Our gut has been called the “second brain” and keeping a healthy gut microbiome is essential as it can affect our quality of life on many levels, not limited to just physical health, but our emotional and mental states as well.

The research suggests there is strong communication between the GI tract and the brain and that the microbiome-gut-brain axis could play a part in various neuropsychiatric disorders such as depression.

The vagus nerve is the longest nerve in the human body and forms a bi-directional highway connecting the brainstem to the lowest viscera of our intestine. Information travels back and forth through this vagal highway and this appears to be why gut health plays such an important factor in our mental well-being.

Taking quality probiotics through fermented foods or supplementation is one way we can help maintain optimum gut health. Foods like kimchi, yogurt, and kefir are good sources of probiotics. We also want to eat prebiotics foods like asparagus, artichokes, bananas, garlic, leeks, onions, and soybeans. And we should get plenty of fiber in our diet with foods like legumes, raspberries, blackberries, barley, bran, bulgar and other grains.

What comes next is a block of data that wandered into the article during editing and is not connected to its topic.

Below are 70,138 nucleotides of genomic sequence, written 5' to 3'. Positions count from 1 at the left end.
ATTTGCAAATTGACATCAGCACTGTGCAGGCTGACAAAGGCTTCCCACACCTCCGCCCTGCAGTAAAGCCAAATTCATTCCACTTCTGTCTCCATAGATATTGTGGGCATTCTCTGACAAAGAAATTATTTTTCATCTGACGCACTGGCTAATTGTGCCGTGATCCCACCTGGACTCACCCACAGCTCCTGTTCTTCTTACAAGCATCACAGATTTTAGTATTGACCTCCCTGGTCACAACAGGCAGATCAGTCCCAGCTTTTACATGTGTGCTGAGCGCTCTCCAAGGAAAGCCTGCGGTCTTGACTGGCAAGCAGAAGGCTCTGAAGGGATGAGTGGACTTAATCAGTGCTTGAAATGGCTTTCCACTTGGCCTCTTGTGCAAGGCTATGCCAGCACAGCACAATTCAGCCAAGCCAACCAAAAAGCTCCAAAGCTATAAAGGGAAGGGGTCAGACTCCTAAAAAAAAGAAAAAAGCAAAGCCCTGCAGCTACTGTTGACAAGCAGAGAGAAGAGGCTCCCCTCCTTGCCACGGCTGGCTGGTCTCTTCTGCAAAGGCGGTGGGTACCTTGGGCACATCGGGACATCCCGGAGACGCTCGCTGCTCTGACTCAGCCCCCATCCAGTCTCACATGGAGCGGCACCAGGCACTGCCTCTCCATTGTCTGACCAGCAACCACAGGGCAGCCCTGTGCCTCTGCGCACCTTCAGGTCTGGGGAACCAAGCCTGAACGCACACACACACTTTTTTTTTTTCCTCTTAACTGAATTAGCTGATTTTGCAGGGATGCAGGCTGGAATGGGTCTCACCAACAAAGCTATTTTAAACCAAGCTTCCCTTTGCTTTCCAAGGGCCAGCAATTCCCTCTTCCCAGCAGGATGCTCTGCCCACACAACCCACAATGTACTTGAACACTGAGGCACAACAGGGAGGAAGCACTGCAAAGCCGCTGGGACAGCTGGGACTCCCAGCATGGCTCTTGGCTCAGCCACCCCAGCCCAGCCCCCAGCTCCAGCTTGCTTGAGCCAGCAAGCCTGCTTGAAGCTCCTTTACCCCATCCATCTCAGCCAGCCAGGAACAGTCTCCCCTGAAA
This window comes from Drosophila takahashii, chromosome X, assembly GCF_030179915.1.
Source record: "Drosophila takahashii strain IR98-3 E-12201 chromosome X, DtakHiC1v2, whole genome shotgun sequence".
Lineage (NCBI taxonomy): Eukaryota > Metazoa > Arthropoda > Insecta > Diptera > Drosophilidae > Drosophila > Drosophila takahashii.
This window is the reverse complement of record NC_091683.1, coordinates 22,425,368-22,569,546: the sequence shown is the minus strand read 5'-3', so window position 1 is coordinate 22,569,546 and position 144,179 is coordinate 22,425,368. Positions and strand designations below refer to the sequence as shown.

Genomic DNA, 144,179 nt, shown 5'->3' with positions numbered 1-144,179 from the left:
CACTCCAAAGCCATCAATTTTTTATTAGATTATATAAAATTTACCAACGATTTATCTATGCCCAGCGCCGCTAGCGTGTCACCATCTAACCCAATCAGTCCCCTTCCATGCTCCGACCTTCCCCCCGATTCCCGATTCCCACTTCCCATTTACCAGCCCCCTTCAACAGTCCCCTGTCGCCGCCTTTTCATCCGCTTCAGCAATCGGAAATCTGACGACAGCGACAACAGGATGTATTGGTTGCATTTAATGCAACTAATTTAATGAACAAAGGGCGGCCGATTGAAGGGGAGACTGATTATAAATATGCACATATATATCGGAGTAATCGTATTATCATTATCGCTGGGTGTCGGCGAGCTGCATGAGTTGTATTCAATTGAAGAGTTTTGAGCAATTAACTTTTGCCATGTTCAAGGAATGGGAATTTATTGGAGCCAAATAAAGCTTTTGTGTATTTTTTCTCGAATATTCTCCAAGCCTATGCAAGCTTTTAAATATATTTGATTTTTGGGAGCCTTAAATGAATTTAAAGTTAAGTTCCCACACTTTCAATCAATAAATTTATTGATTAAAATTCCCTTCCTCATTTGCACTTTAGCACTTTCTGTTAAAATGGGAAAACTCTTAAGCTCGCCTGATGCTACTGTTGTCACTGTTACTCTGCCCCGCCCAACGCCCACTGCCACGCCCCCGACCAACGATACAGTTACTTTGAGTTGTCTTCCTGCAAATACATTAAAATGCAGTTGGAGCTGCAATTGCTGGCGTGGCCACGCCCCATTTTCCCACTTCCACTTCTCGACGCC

Scientific studies are also showing that specific strains of gut microbiome have been linked to peak athletic performance as well:

“Over the past two years, researchers at Harvard Medical School (HMS) have pinpointed specific gut microbiome that differs between elite athletes and non-athletes. The researchers have also identified how bacteria in the intestines changes before, during, and after specific types of athletic competitions. In addition to observing changes in microbiome linked to physical performance and recovery, the researchers from the Church Lab at Harvard University speculate that gut microbiome might play a role in reducing performance anxiety and boosting mental toughness.”

There’s plenty of evidence suggesting we really need to take responsibility for what we are ingesting, what we are feeding on, and do the research on what we can do to maintain a healthy gut microbiome as it could affect every area of our lives.

By Jack Bratcher


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